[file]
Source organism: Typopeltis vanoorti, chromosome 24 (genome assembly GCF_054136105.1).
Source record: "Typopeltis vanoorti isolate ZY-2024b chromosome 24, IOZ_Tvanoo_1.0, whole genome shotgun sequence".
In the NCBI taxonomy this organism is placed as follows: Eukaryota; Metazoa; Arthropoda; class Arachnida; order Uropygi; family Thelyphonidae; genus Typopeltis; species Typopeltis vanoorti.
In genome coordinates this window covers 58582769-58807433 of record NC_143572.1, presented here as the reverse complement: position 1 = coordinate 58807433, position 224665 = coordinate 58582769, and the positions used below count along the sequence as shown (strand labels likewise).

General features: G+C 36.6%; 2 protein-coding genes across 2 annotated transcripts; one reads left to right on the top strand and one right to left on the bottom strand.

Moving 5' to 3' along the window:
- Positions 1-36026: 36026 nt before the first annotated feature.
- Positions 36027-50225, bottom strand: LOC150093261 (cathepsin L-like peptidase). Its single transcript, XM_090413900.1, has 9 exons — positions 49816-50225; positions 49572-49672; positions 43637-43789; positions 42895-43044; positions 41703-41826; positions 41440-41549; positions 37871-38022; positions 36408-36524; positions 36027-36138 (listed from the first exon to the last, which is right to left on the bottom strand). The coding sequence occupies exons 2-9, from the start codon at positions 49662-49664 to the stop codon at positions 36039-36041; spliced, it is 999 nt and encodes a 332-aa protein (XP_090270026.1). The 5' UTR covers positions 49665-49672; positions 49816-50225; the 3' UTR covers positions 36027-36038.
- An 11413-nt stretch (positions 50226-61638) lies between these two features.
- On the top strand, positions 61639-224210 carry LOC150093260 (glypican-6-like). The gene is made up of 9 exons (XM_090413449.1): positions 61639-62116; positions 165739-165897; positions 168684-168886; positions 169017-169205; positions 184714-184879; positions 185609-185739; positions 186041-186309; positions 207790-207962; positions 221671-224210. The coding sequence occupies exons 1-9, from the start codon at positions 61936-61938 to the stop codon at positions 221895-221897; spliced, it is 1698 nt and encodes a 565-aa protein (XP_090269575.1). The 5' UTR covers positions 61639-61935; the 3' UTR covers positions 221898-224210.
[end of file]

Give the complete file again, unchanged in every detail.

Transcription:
Source organism: Typopeltis vanoorti, chromosome 24 (genome assembly GCF_054136105.1).
Source record: "Typopeltis vanoorti isolate ZY-2024b chromosome 24, IOZ_Tvanoo_1.0, whole genome shotgun sequence".
In the NCBI taxonomy this organism is placed as follows: Eukaryota; Metazoa; Arthropoda; class Arachnida; order Uropygi; family Thelyphonidae; genus Typopeltis; species Typopeltis vanoorti.
In genome coordinates this window covers 58582769-58807433 of record NC_143572.1, presented here as the reverse complement: position 1 = coordinate 58807433, position 224665 = coordinate 58582769, and the positions used below count along the sequence as shown (strand labels likewise).

General features: G+C 36.6%; 2 protein-coding genes across 2 annotated transcripts; one reads left to right on the top strand and one right to left on the bottom strand.

Moving 5' to 3' along the window:
- Positions 1-36026: 36026 nt before the first annotated feature.
- Positions 36027-50225, bottom strand: LOC150093261 (cathepsin L-like peptidase). Its single transcript, XM_090413900.1, has 9 exons — positions 49816-50225; positions 49572-49672; positions 43637-43789; positions 42895-43044; positions 41703-41826; positions 41440-41549; positions 37871-38022; positions 36408-36524; positions 36027-36138 (listed from the first exon to the last, which is right to left on the bottom strand). The coding sequence occupies exons 2-9, from the start codon at positions 49662-49664 to the stop codon at positions 36039-36041; spliced, it is 999 nt and encodes a 332-aa protein (XP_090270026.1). The 5' UTR covers positions 49665-49672; positions 49816-50225; the 3' UTR covers positions 36027-36038.
- An 11413-nt stretch (positions 50226-61638) lies between these two features.
- On the top strand, positions 61639-224210 carry LOC150093260 (glypican-6-like). The gene is made up of 9 exons (XM_090413449.1): positions 61639-62116; positions 165739-165897; positions 168684-168886; positions 169017-169205; positions 184714-184879; positions 185609-185739; positions 186041-186309; positions 207790-207962; positions 221671-224210. The coding sequence occupies exons 1-9, from the start codon at positions 61936-61938 to the stop codon at positions 221895-221897; spliced, it is 1698 nt and encodes a 565-aa protein (XP_090269575.1). The 5' UTR covers positions 61639-61935; the 3' UTR covers positions 221898-224210.